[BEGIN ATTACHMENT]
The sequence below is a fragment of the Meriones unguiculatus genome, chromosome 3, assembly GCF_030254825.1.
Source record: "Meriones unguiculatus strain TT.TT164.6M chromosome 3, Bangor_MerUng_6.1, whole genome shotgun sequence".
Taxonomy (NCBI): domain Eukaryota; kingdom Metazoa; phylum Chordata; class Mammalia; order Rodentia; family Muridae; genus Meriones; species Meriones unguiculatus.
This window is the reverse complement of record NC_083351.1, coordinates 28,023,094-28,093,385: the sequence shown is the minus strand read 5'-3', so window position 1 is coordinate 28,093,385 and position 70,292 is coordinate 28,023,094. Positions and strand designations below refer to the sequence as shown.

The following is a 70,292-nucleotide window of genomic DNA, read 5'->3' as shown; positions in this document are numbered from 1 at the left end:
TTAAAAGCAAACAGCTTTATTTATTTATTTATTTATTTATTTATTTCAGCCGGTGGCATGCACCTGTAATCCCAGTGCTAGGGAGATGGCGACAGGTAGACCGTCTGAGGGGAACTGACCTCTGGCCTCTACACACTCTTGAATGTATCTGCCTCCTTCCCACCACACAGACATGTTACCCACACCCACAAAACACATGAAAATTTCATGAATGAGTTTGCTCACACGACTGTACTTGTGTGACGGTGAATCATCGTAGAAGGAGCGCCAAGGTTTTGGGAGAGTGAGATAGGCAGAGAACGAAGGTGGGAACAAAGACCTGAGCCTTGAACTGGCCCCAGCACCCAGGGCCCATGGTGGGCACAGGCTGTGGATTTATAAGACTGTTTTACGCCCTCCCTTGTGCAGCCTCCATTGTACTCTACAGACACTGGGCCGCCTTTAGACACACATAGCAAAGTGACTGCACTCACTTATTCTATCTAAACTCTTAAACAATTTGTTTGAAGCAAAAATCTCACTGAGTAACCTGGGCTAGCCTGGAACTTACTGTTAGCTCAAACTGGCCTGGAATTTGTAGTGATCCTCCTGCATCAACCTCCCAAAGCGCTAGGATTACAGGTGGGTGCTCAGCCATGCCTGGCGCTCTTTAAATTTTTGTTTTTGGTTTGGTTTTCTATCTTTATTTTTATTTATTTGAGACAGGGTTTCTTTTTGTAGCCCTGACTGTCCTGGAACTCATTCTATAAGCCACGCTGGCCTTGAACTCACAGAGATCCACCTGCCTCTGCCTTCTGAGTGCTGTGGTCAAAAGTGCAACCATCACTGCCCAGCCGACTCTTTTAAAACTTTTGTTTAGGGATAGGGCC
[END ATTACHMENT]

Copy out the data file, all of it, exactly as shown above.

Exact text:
The sequence below is a fragment of the Meriones unguiculatus genome, chromosome 3, assembly GCF_030254825.1.
Source record: "Meriones unguiculatus strain TT.TT164.6M chromosome 3, Bangor_MerUng_6.1, whole genome shotgun sequence".
Taxonomy (NCBI): domain Eukaryota; kingdom Metazoa; phylum Chordata; class Mammalia; order Rodentia; family Muridae; genus Meriones; species Meriones unguiculatus.
This window is the reverse complement of record NC_083351.1, coordinates 28,023,094-28,093,385: the sequence shown is the minus strand read 5'-3', so window position 1 is coordinate 28,093,385 and position 70,292 is coordinate 28,023,094. Positions and strand designations below refer to the sequence as shown.

The following is a 70,292-nucleotide window of genomic DNA, read 5'->3' as shown; positions in this document are numbered from 1 at the left end:
TTAAAAGCAAACAGCTTTATTTATTTATTTATTTATTTATTTATTTCAGCCGGTGGCATGCACCTGTAATCCCAGTGCTAGGGAGATGGCGACAGGTAGACCGTCTGAGGGGAACTGACCTCTGGCCTCTACACACTCTTGAATGTATCTGCCTCCTTCCCACCACACAGACATGTTACCCACACCCACAAAACACATGAAAATTTCATGAATGAGTTTGCTCACACGACTGTACTTGTGTGACGGTGAATCATCGTAGAAGGAGCGCCAAGGTTTTGGGAGAGTGAGATAGGCAGAGAACGAAGGTGGGAACAAAGACCTGAGCCTTGAACTGGCCCCAGCACCCAGGGCCCATGGTGGGCACAGGCTGTGGATTTATAAGACTGTTTTACGCCCTCCCTTGTGCAGCCTCCATTGTACTCTACAGACACTGGGCCGCCTTTAGACACACATAGCAAAGTGACTGCACTCACTTATTCTATCTAAACTCTTAAACAATTTGTTTGAAGCAAAAATCTCACTGAGTAACCTGGGCTAGCCTGGAACTTACTGTTAGCTCAAACTGGCCTGGAATTTGTAGTGATCCTCCTGCATCAACCTCCCAAAGCGCTAGGATTACAGGTGGGTGCTCAGCCATGCCTGGCGCTCTTTAAATTTTTGTTTTTGGTTTGGTTTTCTATCTTTATTTTTATTTATTTGAGACAGGGTTTCTTTTTGTAGCCCTGACTGTCCTGGAACTCATTCTATAAGCCACGCTGGCCTTGAACTCACAGAGATCCACCTGCCTCTGCCTTCTGAGTGCTGTGGTCAAAAGTGCAACCATCACTGCCCAGCCGACTCTTTTAAAACTTTTGTTTAGGGATAGGGCC